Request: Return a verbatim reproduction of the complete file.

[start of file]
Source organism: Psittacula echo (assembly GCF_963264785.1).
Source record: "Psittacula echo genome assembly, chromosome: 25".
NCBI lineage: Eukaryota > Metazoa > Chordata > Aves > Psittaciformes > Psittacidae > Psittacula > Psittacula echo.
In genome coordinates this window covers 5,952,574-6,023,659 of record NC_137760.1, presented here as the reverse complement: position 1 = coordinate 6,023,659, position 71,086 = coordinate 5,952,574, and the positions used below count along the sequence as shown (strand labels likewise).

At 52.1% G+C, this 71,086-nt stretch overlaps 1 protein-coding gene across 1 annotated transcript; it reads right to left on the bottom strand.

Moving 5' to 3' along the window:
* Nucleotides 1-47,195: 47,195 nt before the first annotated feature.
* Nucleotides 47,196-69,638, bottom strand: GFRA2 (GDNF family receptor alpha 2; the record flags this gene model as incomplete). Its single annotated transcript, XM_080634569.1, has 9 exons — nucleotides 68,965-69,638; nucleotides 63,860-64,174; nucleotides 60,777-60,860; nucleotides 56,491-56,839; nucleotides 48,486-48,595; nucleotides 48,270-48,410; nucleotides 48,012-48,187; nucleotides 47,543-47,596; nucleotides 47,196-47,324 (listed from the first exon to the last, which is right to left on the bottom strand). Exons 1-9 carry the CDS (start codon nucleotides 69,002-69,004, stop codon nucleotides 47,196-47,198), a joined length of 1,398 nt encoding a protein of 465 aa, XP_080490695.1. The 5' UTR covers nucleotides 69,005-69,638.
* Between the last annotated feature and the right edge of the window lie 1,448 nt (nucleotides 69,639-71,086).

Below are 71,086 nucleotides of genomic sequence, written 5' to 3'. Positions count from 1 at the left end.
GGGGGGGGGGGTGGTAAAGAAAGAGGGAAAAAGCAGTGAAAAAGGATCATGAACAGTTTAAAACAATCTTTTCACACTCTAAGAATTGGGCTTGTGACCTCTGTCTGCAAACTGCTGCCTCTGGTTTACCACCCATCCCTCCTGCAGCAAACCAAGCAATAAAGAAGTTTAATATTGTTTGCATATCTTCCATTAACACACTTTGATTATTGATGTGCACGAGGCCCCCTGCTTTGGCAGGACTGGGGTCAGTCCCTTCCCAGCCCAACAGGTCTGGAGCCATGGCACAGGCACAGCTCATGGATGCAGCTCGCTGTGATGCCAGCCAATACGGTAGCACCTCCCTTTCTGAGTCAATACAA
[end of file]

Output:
Source organism: Psittacula echo (assembly GCF_963264785.1).
Source record: "Psittacula echo genome assembly, chromosome: 25".
NCBI lineage: Eukaryota > Metazoa > Chordata > Aves > Psittaciformes > Psittacidae > Psittacula > Psittacula echo.
In genome coordinates this window covers 5,952,574-6,023,659 of record NC_137760.1, presented here as the reverse complement: position 1 = coordinate 6,023,659, position 71,086 = coordinate 5,952,574, and the positions used below count along the sequence as shown (strand labels likewise).

At 52.1% G+C, this 71,086-nt stretch overlaps 1 protein-coding gene across 1 annotated transcript; it reads right to left on the bottom strand.

Moving 5' to 3' along the window:
* Nucleotides 1-47,195: 47,195 nt before the first annotated feature.
* Nucleotides 47,196-69,638, bottom strand: GFRA2 (GDNF family receptor alpha 2; the record flags this gene model as incomplete). Its single annotated transcript, XM_080634569.1, has 9 exons — nucleotides 68,965-69,638; nucleotides 63,860-64,174; nucleotides 60,777-60,860; nucleotides 56,491-56,839; nucleotides 48,486-48,595; nucleotides 48,270-48,410; nucleotides 48,012-48,187; nucleotides 47,543-47,596; nucleotides 47,196-47,324 (listed from the first exon to the last, which is right to left on the bottom strand). Exons 1-9 carry the CDS (start codon nucleotides 69,002-69,004, stop codon nucleotides 47,196-47,198), a joined length of 1,398 nt encoding a protein of 465 aa, XP_080490695.1. The 5' UTR covers nucleotides 69,005-69,638.
* Between the last annotated feature and the right edge of the window lie 1,448 nt (nucleotides 69,639-71,086).

Below are 71,086 nucleotides of genomic sequence, written 5' to 3'. Positions count from 1 at the left end.
GGGGGGGGGGGTGGTAAAGAAAGAGGGAAAAAGCAGTGAAAAAGGATCATGAACAGTTTAAAACAATCTTTTCACACTCTAAGAATTGGGCTTGTGACCTCTGTCTGCAAACTGCTGCCTCTGGTTTACCACCCATCCCTCCTGCAGCAAACCAAGCAATAAAGAAGTTTAATATTGTTTGCATATCTTCCATTAACACACTTTGATTATTGATGTGCACGAGGCCCCCTGCTTTGGCAGGACTGGGGTCAGTCCCTTCCCAGCCCAACAGGTCTGGAGCCATGGCACAGGCACAGCTCATGGATGCAGCTCGCTGTGATGCCAGCCAATACGGTAGCACCTCCCTTTCTGAGTCAATACAA